Diane Warren, Ledisi and More Attend L.A. Grammy Nominees Brunch

Diane Warren
Michael Kovac/Getty Images for Billboard

Diane Warren attends Billboard Women In Music 2017 at The Ray Dolby Ballroom at Hollywood & Highland Center on Nov. 30, 2017 in Hollywood, Calif.

Diane Warren, Ledisi, Justin Hurwitz (La La Land) and The Stereotypes production team (Bruno Mars) were just a few of the 60th Grammy Award nominees spotted at the Recording Academy’s brunch honoring nominated talent from Los Angeles (Jan. 20).

Hosted by the Academy’s L.A. Chapter, which noted 250 nominees came from the chapter this year, the annual celebration was held  at the Fig & Olive Restaurant in West Hollywood.

The brunch -- as well as a Jan. 11 nominees luncheon hosted by the Academy’s New York Chapter -- signaled the start of the countdown to the 60th awards ceremony taking place in the Big Apple on Jan. 28 at Madison Square Garden. As nominees and their guests noshed on French toast, scrambled eggs with asparagus and additional Fig & Olive fare, many conversations centered around dressing tips to withstand the cold that has been gripping the East Coast.

Several nominees also shared what it’s like to be inside the Grammy whirlwind:

Diane Warren: The songwriter, who’s won once, received her 14th nomination for best song written for visual media (“Stand Up for Something” co-written with Common from Marshall). “Don’t think about winning or losing. There are only five songs that get nominated from the thousands of songs that get released every year. So, the fact that your song is one of them, enjoy that. It’s always better to win. I never do, so it’s ok.”

The Stereotypes’ Ray Romulus: He and fellow members of the production team (Ray Charles McCullough II, Jeremy Reeves and Jonathan Yip) are up for producer of the year (including song of the year nominee, Bruno Mars’ “That’s What I Like”). “I woke up at 5 a.m. and heard the announcement [about Mars’] nominations. Those didn’t shock me. But producer of the year?! I called mom immediately.”

Ledisi: The singer/songwriter earned her 12th nomination this time for best traditional R&B performance (“All the Way”). “It’s about staying authentic because it works -- and also being open to new ideas. Right now, though, I’m stressful about getting ready for the week ahead and how I’m going to dress. My goal this time is to meet more new people and just have fun. But I would like to win [laughs].”

Justin Hurwitz: The film composer’s work for La La Land yielded a nomination for best score soundtrack for visual media. A previous Grammy nominee for scoring the 2014 film Whiplash, Hurwitz also won two Oscars for La La Land in 2017. “My favorite part of it [the Grammys] two years ago was meeting people from the jazz world and Afro-Cuban musical world -- not the types of people I bump into on a daily basis working on film music in L.A. That’s what’s great about the pre-telecast. It has a very eclectic mix of so many different kinds of musicians, composers, arrangers and people who do packaging for records, which is so interesting in and of itself.”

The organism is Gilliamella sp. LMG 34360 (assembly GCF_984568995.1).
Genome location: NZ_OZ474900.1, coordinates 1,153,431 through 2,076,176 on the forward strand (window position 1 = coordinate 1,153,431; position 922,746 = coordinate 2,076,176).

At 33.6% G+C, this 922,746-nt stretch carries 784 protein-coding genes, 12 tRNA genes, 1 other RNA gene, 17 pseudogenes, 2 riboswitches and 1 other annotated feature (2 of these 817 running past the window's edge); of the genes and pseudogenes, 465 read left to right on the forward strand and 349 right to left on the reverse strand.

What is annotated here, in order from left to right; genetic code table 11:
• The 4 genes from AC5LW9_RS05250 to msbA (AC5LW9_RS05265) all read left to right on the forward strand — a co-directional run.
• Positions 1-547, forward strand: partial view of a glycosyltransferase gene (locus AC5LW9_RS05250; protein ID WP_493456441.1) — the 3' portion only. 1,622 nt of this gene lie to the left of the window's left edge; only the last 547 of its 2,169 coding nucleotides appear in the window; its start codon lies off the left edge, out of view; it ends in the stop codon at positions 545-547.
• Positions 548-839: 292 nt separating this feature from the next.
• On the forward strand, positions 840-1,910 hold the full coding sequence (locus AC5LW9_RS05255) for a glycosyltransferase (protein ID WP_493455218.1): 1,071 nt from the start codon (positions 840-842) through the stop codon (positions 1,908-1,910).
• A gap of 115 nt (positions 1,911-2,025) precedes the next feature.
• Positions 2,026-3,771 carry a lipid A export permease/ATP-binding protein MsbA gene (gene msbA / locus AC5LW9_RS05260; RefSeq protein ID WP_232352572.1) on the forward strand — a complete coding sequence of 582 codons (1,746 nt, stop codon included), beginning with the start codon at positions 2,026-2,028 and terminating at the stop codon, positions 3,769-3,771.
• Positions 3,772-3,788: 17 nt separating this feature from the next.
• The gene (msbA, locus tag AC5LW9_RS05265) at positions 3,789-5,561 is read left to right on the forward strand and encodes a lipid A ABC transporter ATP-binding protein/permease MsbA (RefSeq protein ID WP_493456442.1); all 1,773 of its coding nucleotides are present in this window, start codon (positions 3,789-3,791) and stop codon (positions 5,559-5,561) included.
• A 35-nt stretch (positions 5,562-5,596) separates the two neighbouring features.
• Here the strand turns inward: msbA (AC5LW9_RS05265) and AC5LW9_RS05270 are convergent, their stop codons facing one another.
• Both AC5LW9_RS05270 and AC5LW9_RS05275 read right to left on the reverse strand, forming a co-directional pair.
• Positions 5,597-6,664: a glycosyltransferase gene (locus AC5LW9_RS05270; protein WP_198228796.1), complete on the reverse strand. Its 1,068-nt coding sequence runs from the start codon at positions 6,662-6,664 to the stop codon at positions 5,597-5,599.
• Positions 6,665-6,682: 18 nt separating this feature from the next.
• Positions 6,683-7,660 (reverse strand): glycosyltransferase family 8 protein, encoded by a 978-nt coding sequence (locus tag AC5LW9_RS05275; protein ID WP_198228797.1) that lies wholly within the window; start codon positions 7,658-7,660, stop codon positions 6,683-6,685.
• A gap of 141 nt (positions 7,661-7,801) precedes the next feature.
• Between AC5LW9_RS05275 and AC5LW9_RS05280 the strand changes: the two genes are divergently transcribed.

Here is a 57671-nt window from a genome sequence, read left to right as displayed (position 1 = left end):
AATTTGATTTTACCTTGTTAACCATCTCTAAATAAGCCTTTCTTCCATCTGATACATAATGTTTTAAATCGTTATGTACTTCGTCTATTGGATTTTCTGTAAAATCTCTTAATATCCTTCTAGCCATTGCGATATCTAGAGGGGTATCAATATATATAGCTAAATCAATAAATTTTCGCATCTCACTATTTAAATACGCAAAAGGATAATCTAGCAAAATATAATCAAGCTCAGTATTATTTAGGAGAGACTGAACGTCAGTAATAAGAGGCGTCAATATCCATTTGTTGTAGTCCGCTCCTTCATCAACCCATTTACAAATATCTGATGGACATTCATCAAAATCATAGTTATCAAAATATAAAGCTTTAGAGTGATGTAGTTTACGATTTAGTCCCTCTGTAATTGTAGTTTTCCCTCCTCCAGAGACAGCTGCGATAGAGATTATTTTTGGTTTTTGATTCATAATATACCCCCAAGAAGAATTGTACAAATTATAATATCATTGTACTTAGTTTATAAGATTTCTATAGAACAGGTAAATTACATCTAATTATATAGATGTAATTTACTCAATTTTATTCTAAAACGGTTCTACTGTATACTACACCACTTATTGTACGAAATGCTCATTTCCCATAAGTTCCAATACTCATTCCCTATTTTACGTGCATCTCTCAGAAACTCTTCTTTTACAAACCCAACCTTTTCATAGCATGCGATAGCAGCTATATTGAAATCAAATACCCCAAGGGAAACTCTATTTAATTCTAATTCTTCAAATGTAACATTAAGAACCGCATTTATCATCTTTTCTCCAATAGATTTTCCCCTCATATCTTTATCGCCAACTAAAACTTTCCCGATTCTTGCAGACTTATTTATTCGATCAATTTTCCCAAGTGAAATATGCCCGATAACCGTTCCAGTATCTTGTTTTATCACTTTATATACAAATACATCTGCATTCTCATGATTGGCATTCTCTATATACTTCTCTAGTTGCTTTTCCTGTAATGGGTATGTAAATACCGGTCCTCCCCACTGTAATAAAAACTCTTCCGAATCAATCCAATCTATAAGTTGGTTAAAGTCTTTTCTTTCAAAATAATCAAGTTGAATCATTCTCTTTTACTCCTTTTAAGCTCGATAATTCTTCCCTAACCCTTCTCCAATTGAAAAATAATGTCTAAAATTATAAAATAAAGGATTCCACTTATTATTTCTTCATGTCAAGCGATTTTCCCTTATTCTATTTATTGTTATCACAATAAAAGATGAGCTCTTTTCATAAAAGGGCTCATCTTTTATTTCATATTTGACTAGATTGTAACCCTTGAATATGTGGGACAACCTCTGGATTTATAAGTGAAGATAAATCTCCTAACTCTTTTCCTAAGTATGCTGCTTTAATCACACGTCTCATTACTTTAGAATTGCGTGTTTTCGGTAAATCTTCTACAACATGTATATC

Lisa Loeb: Her nomination for best children’s album (Feel What U Feel) is the singer/songwriter’s second. Her first was for best pop performance by a duo or group with vocals in 1995 (“Stay, I Missed You”). “It’s polar opposite from my first time. Back then, it was all done in a flash. My award was one of the pre-presentation awards, as it now, but it all just went by so quickly. I think I’m much more prepared on one hand not to take it as seriously and on the other hand to take it very seriously. To really enjoy it and meet a lot of musicians, business people and creative people. I understand and appreciate how much more it means now.”

LADdesign’s Lawrence Azerrad: The creative director received his first nomination for best boxed or special limited edition package (The Voyager Golden Record: 40th Anniversary Edition). “My wife woke me up to tell me that I’d been nominated. It had been posted online. You sort of feel like your life has changed. I’ve been working in the music industry for 25 years and it’s something that I’ve always wanted to have happen because as a designer, the most important thing is creating work that has an impact on people’s lives. To have the recognition of this honor is kind of verification that other people are recognizing it and hopefully you’re having an impact.”

2018 Grammy Awards

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